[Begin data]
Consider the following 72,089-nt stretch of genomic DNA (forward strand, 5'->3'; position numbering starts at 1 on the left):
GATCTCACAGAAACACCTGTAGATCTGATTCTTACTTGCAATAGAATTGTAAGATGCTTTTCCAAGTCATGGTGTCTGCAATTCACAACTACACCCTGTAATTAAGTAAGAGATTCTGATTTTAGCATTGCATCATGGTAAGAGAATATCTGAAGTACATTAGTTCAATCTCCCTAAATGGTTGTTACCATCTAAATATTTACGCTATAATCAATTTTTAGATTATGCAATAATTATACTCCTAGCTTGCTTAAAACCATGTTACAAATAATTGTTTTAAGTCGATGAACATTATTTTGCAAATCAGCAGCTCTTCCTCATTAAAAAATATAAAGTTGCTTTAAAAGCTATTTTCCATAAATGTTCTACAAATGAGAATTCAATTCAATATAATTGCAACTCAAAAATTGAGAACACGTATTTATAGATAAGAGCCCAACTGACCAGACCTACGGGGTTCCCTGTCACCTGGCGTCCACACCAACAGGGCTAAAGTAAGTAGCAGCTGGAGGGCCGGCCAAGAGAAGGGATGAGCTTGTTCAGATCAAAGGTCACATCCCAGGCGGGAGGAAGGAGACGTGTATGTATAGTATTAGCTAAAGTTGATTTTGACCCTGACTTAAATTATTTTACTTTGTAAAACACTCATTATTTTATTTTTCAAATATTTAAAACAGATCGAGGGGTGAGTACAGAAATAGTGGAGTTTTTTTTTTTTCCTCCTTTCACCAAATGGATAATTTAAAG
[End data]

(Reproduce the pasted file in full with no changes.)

Consider the following 72,089-nt stretch of genomic DNA (forward strand, 5'->3'; position numbering starts at 1 on the left):
GATCTCACAGAAACACCTGTAGATCTGATTCTTACTTGCAATAGAATTGTAAGATGCTTTTCCAAGTCATGGTGTCTGCAATTCACAACTACACCCTGTAATTAAGTAAGAGATTCTGATTTTAGCATTGCATCATGGTAAGAGAATATCTGAAGTACATTAGTTCAATCTCCCTAAATGGTTGTTACCATCTAAATATTTACGCTATAATCAATTTTTAGATTATGCAATAATTATACTCCTAGCTTGCTTAAAACCATGTTACAAATAATTGTTTTAAGTCGATGAACATTATTTTGCAAATCAGCAGCTCTTCCTCATTAAAAAATATAAAGTTGCTTTAAAAGCTATTTTCCATAAATGTTCTACAAATGAGAATTCAATTCAATATAATTGCAACTCAAAAATTGAGAACACGTATTTATAGATAAGAGCCCAACTGACCAGACCTACGGGGTTCCCTGTCACCTGGCGTCCACACCAACAGGGCTAAAGTAAGTAGCAGCTGGAGGGCCGGCCAAGAGAAGGGATGAGCTTGTTCAGATCAAAGGTCACATCCCAGGCGGGAGGAAGGAGACGTGTATGTATAGTATTAGCTAAAGTTGATTTTGACCCTGACTTAAATTATTTTACTTTGTAAAACACTCATTATTTTATTTTTCAAATATTTAAAACAGATCGAGGGGTGAGTACAGAAATAGTGGAGTTTTTTTTTTTTCCTCCTTTCACCAAATGGATAATTTAAAG